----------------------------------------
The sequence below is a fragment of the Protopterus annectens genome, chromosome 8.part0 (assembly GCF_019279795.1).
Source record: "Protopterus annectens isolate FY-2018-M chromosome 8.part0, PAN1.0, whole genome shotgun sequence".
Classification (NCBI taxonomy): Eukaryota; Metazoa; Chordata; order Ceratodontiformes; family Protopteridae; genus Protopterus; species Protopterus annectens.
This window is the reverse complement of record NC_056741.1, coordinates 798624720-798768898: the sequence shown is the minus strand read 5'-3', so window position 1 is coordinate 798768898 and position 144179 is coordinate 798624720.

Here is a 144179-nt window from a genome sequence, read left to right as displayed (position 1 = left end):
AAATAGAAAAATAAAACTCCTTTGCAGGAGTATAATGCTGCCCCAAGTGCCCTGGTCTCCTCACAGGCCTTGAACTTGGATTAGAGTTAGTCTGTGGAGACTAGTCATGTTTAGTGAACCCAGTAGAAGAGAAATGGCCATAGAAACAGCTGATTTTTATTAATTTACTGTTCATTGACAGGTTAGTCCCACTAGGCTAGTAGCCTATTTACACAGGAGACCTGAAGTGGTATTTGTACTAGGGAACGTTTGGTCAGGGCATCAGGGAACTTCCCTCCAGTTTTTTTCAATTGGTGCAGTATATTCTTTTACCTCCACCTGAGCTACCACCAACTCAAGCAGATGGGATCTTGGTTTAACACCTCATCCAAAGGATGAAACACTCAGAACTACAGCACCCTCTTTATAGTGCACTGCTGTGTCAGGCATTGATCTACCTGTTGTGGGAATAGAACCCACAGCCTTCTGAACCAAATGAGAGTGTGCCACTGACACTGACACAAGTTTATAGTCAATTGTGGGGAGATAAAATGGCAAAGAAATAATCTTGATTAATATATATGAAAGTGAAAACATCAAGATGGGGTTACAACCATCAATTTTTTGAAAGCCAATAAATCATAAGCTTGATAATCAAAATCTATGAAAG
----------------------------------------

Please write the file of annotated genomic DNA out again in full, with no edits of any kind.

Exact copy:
The sequence below is a fragment of the Protopterus annectens genome, chromosome 8.part0 (assembly GCF_019279795.1).
Source record: "Protopterus annectens isolate FY-2018-M chromosome 8.part0, PAN1.0, whole genome shotgun sequence".
Classification (NCBI taxonomy): Eukaryota; Metazoa; Chordata; order Ceratodontiformes; family Protopteridae; genus Protopterus; species Protopterus annectens.
This window is the reverse complement of record NC_056741.1, coordinates 798624720-798768898: the sequence shown is the minus strand read 5'-3', so window position 1 is coordinate 798768898 and position 144179 is coordinate 798624720.

Here is a 144179-nt window from a genome sequence, read left to right as displayed (position 1 = left end):
AAATAGAAAAATAAAACTCCTTTGCAGGAGTATAATGCTGCCCCAAGTGCCCTGGTCTCCTCACAGGCCTTGAACTTGGATTAGAGTTAGTCTGTGGAGACTAGTCATGTTTAGTGAACCCAGTAGAAGAGAAATGGCCATAGAAACAGCTGATTTTTATTAATTTACTGTTCATTGACAGGTTAGTCCCACTAGGCTAGTAGCCTATTTACACAGGAGACCTGAAGTGGTATTTGTACTAGGGAACGTTTGGTCAGGGCATCAGGGAACTTCCCTCCAGTTTTTTTCAATTGGTGCAGTATATTCTTTTACCTCCACCTGAGCTACCACCAACTCAAGCAGATGGGATCTTGGTTTAACACCTCATCCAAAGGATGAAACACTCAGAACTACAGCACCCTCTTTATAGTGCACTGCTGTGTCAGGCATTGATCTACCTGTTGTGGGAATAGAACCCACAGCCTTCTGAACCAAATGAGAGTGTGCCACTGACACTGACACAAGTTTATAGTCAATTGTGGGGAGATAAAATGGCAAAGAAATAATCTTGATTAATATATATGAAAGTGAAAACATCAAGATGGGGTTACAACCATCAATTTTTTGAAAGCCAATAAATCATAAGCTTGATAATCAAAATCTATGAAAG